Essay

25 Years Down the Tube

The ever-evolving MTV brought the world Beavis and Butt-head, who on the big screen visit the Washington Monument; VJ Jesse Camp (at left above, with Ryoga Vee), searching for the next video jockey in L.A.; and the beautiful bods of
The ever-evolving MTV brought the world Beavis and Butt-head, who on the big screen visit the Washington Monument; VJ Jesse Camp (at left above, with Ryoga Vee), searching for the next video jockey in L.A.; and the beautiful bods of "Laguna Beach." (Mtv Via Associated Press)

Network News

X Profile
View More Activity
By Hank Stuever
Washington Post Staff Writer
Tuesday, August 1, 2006

MTV turns 25 today, which is still a few months younger than Justin Timberlake.

The typical way to go from that sentence would be to bemoan -- in snarkabratory fashion -- what MTV has become since it first transfixed some lucky cable-ready teenagers on Aug. 1, 1981. (Those of us first labeled "the MTV Generation" would now like to apologize to all the parents with basic cable who hired us as babysitters in those days. You should know this: Your small children went unsupervised, unless they happened to pass between our eyeballs and Adam Ant's.)

But for real? MTV has never been better.

You get older, while MTV happily and wisely regresses. You watch in slack-jawed horror as it takes you into the details of a $200,000 16th-birthday party for another irreparably spoiled spawn of the baby boomers or, after that, stay tuned as MTV takes you on a bus with five 19- or 20-year-old women, all with tramp-stamp tattoos on their tailbones, as they find themselves "Next"-ed by a finicky, shirtless, overmuscled dipwad. You watch the entire "Making the Video" with Jessica Simpson's new video and feel a combination of loathing and rapt fascination. MTV guarantees you a lifetime pass into someone else's spring break.

What, after all, would be the point of being MTV if it were still pleasing to the Gen-X eye? I need now for MTV to disgust me even as it lures me in. I rely on it now as the cleanest, surest path to the American teenage id. The worst that could happen to MTV is also the best that could happen: Everyone older than 30 finds it boring, or too different, or irrelevant, or a barrage of immaturity. And whenever MTV reaches a milestone, people whine that it lost its juice long ago by abandoning its original format -- music videos day and night, eased along by VJs wearing bigger and bigger shoulder pads, with higher and higher hair. "Remember when MTV played videos?" asked the front page of Friday's USA Today, waving its cane.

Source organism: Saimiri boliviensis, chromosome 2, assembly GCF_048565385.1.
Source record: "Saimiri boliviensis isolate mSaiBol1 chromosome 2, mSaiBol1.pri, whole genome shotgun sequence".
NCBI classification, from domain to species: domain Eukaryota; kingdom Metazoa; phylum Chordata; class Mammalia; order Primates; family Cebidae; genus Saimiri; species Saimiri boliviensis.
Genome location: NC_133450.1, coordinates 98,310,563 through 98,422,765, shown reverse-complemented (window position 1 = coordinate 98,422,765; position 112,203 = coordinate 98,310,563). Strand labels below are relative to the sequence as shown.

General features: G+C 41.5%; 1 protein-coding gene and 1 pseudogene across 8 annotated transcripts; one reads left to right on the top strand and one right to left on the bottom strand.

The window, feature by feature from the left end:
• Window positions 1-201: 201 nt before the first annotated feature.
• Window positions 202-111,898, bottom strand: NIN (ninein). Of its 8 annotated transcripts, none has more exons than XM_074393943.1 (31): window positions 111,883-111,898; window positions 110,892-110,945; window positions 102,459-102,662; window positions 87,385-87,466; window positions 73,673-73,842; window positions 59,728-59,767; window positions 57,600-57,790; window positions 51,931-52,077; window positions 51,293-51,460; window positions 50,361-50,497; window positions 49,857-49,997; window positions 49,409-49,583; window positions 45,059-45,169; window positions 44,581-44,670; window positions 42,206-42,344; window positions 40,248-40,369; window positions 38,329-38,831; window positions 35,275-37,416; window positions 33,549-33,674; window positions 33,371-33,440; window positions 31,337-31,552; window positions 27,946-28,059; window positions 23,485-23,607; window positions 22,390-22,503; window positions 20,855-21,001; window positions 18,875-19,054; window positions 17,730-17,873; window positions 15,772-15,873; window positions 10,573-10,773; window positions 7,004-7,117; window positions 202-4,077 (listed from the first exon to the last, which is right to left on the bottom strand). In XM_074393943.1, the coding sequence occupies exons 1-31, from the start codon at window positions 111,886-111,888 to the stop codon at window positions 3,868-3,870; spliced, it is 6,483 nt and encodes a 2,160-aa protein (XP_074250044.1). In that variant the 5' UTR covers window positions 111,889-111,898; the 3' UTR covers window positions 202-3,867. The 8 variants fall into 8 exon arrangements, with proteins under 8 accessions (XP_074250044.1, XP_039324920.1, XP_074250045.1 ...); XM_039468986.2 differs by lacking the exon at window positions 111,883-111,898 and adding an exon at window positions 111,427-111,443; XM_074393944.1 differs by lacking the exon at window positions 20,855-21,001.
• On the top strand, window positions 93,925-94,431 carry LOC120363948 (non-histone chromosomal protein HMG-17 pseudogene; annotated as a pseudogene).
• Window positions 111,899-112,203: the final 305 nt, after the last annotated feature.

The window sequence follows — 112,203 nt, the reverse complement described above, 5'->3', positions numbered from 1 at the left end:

For those reasons, the network is understandably cautious about nostalgic reflection or cutting much cake; its publicists are unhelpful about digging up archival photos, claiming even that no such history exists, that at MTV, it is always about the now. Its only nod to the occasion was to begin airing last week as "A.D.D. Videos," showing just a glimpse of iconic music clips from each year of its history, in five-year chunklets. ("A.D.D." for attention-deficit disorder, which is one of MTV's proudest legacies.)

There, in a sort of cuneiform recitation of the ancients, are "Rock the Casbah" by the Clash representin' 1982; "I Wanna Dance With Somebody" by Whitney Houston for 1987; "One" by U2 for 1992, and so on. If you would like to see more old videos, in their entirety, and also see a lot of new videos and a lot of short commercials for Toyotas, Tampax, video games and acne creams, you must do what MTV wants all its viewers to do now: Go online, to MTV Overdrive. There are more videos to watch now than ever, on your laptop. Go to iTunes, go to YouTube, go to the artists' Web sites, go to this one site where some guy is obsessively archiving videos from the 1980s. Gorge yourself on music videos, past and present. Over at VH1, which debuted Jan. 1, 1985, as an adult-oriented music channel, they would love to bathe you in their fountain of endless flashback.

But do relieve MTV of the burden of being its old self. It has now been around long enough for its first generation of viewers to forsake it, only to have some of us frequently and curiously return, this time as voyeurs.

* * *

Mother, forgive me, but I still waste a lot of time watching plain ol' basic-cable MTV.

Not all adults can do this, and I sympathize with parents who struggle to know how much of it to let in, and how much of it is just too much. A certain moral clarity sets in about media, and part of the longing for the days of Billy Idol is, on some level, because Billy Idol merely cavorted with dark-sided imagery, zombies and smoke. Billy Idol did not kick a girl back on the "Next" bus because he deemed her too fat. Billy Idol said it was a nice day for a white wedding; Billy Idol did not rent an elephant, a helicopter, a stripper and a foul-mouthed rapper for his daughter's velvet-rope birthday party.

The other grown-up in my household has a claw-the-walls response to just a few minutes' exposure to "Laguna Beach," MTV's enhanced-reality series about rich kids in Orange County. Why do you watch it? Turn it down. Turn it off. This is a refrain heard from the saner people in my childhood, and now. I cannot exactly say how or if my life is enhanced by knowing about Kristin and L.C. and Talan and Jason, but I do know them now, and there it is -- nothing. If you needed a stack of photos of "Real World" cast members sorted by city and year going back to 1992, I could probably handle it unassisted, and that also means nothing.


CONTINUED     1        >

© 2006 The Washington Post Company

Network News

X My Profile
View More Activity